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Xian Trips

  • Terracotta Army, Xian
  • Warriors of Xian

One of the oldest cities in China, Xi’an is the capital of the Shaanxi province and is one of the Four Great Ancient Capitals of China. When China was unified for the first time under Qin Shi Huang in 221 BC, he ordered the construction of the Terracotta Army, a project that he had been envisaging for many years. The collection of life-sized terracotta sculptures is a form of funerary art depicting his army, and was buried with the emperor on his death in 210 BC.

The Qin Dynasty’s capital was at the nearby city of Xianyang (located on the Wei River, a few kilometres from Xi’an) and from here Qin Shi Huang supervised the creation of the mausoleum, which mimicked the layout of Xianyang. It’s estimated that over 700,000 workers were on the project, the large number required because of the scale and the fact that each of the estimated 8,000 terracotta figures have different profiles and facial expressions. Halted a year after the Emperor’s death, much research on the site claims that all of the workers were buried alive on the site or after being poisoned, so that the secret of the mausoleum would be intact and safe from tomb robbers. His plan appears to have worked, as the site was only rediscovered in 1974, by farmers digging a well.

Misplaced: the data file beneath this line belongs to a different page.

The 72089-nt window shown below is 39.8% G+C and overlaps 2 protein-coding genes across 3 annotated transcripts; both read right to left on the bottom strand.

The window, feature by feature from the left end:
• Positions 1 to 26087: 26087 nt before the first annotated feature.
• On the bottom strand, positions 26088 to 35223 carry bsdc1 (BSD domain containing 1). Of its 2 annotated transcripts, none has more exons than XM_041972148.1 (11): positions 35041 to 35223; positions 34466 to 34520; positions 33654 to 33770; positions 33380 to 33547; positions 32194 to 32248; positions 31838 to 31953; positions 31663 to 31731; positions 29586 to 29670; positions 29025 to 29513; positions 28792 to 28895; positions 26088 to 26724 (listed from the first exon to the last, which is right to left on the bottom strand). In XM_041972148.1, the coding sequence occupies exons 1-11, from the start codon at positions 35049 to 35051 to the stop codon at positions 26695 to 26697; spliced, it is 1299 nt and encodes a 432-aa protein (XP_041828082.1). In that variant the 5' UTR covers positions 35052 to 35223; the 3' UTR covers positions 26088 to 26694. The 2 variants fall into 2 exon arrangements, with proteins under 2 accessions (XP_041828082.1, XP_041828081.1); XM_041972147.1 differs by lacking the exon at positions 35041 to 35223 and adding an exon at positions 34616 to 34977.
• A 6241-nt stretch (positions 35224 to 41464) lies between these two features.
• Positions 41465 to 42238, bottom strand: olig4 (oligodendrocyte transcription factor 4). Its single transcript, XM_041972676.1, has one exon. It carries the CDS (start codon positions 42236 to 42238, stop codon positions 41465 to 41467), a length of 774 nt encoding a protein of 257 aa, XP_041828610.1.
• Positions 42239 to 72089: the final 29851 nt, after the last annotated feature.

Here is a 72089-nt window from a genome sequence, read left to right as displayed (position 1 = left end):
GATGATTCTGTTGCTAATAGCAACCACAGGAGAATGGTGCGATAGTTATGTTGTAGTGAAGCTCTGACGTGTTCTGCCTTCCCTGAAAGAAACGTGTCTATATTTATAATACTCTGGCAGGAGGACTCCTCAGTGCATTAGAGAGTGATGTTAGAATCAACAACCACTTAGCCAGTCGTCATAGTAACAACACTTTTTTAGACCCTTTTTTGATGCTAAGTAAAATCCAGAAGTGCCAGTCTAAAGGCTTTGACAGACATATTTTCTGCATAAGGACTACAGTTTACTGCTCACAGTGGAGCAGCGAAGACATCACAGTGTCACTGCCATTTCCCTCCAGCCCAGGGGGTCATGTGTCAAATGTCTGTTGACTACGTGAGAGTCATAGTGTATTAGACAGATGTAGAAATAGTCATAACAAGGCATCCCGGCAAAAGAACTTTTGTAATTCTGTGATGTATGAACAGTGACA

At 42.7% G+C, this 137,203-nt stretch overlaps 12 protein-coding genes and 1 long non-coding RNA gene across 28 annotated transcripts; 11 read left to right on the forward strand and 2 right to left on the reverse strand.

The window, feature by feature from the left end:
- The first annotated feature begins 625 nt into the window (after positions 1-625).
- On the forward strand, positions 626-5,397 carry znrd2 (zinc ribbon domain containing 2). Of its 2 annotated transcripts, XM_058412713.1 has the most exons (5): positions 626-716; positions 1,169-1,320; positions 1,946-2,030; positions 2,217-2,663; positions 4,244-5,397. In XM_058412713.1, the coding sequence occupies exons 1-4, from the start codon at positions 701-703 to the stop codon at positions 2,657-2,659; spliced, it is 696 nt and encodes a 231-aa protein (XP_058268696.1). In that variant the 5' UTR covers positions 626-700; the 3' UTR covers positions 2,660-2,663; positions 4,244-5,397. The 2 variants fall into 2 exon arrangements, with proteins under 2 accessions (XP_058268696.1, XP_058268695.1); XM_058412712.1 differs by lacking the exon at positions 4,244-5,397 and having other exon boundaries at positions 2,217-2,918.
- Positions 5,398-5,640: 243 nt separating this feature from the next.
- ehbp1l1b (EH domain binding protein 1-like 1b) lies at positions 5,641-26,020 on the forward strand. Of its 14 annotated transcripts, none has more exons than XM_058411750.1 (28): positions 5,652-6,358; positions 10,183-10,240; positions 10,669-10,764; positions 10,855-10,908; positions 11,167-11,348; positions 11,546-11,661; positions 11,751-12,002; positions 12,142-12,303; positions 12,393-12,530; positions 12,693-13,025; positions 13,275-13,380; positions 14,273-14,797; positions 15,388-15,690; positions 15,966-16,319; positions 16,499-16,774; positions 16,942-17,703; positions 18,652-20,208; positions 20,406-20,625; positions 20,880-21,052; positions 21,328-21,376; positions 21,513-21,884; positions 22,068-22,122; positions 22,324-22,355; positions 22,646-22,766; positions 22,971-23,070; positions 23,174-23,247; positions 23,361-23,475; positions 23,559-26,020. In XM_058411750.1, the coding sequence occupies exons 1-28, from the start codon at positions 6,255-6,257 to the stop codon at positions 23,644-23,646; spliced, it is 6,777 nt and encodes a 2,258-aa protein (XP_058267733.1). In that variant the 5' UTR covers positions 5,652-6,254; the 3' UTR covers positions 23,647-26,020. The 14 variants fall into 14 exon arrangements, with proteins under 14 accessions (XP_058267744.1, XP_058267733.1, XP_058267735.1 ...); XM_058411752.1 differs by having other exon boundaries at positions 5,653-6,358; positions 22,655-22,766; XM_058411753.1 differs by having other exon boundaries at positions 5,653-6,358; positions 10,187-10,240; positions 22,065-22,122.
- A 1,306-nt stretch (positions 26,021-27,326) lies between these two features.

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Given the area’s rich history, there are other sites here as well that are worth exploring. Banpo Museum is based on a site of a Neolithic village, which was discovered in 1953. It’s estimated that the village existed as far back as 4500 BC. There is plenty of history to see in Xi’an as well, despite visitors being shocked that it’s such a modern city with a slant towards education and manufacturing.

In the downtown area of the city is the Bell Tower, built in 1582 and updated in 1739. You can visit the tower and get an idea of the city from the balconies that run around the outside of the structure. Nearby is the Muslim quarter, the traditional home of the minority Hui people, where you’ll find the Great Mosque of Xi’an, the largest mosque in China. It’s notable for only a subtle Arab influence in its architecture apart from some obvious Arabic calligraphy. Built in 742 it was rebuilt during the Qing Dynasty and is still in use today. There are also pagodas, temples, and the original city walls to wander around, making the city one of the most notable in China for preserving the old while embracing the future.

Trips visiting Xian